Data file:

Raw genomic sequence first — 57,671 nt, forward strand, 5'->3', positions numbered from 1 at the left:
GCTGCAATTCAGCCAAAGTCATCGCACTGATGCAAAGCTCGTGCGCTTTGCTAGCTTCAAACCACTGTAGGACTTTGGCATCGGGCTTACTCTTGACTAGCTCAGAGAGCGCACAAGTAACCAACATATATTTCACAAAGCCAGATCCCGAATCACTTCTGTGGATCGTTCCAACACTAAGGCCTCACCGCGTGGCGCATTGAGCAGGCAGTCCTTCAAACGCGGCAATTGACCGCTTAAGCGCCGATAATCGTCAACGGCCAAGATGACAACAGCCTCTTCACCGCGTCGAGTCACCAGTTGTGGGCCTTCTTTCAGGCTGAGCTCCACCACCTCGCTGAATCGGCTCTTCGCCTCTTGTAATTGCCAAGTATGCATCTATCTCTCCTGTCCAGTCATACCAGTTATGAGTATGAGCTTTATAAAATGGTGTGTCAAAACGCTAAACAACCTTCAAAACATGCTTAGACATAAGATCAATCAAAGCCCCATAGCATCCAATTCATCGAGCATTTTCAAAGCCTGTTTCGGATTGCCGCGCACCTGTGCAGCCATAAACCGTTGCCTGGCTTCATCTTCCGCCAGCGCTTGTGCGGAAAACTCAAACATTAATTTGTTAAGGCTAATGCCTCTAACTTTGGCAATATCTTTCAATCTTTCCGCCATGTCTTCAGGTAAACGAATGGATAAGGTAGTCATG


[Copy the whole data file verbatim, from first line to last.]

Raw genomic sequence first — 57,671 nt, forward strand, 5'->3', positions numbered from 1 at the left:
GCTGCAATTCAGCCAAAGTCATCGCACTGATGCAAAGCTCGTGCGCTTTGCTAGCTTCAAACCACTGTAGGACTTTGGCATCGGGCTTACTCTTGACTAGCTCAGAGAGCGCACAAGTAACCAACATATATTTCACAAAGCCAGATCCCGAATCACTTCTGTGGATCGTTCCAACACTAAGGCCTCACCGCGTGGCGCATTGAGCAGGCAGTCCTTCAAACGCGGCAATTGACCGCTTAAGCGCCGATAATCGTCAACGGCCAAGATGACAACAGCCTCTTCACCGCGTCGAGTCACCAGTTGTGGGCCTTCTTTCAGGCTGAGCTCCACCACCTCGCTGAATCGGCTCTTCGCCTCTTGTAATTGCCAAGTATGCATCTATCTCTCCTGTCCAGTCATACCAGTTATGAGTATGAGCTTTATAAAATGGTGTGTCAAAACGCTAAACAACCTTCAAAACATGCTTAGACATAAGATCAATCAAAGCCCCATAGCATCCAATTCATCGAGCATTTTCAAAGCCTGTTTCGGATTGCCGCGCACCTGTGCAGCCATAAACCGTTGCCTGGCTTCATCTTCCGCCAGCGCTTGTGCGGAAAACTCAAACATTAATTTGTTAAGGCTAATGCCTCTAACTTTGGCAATATCTTTCAATCTTTCCGCCATGTCTTCAGGTAAACGAATGGATAAGGTAGTCATG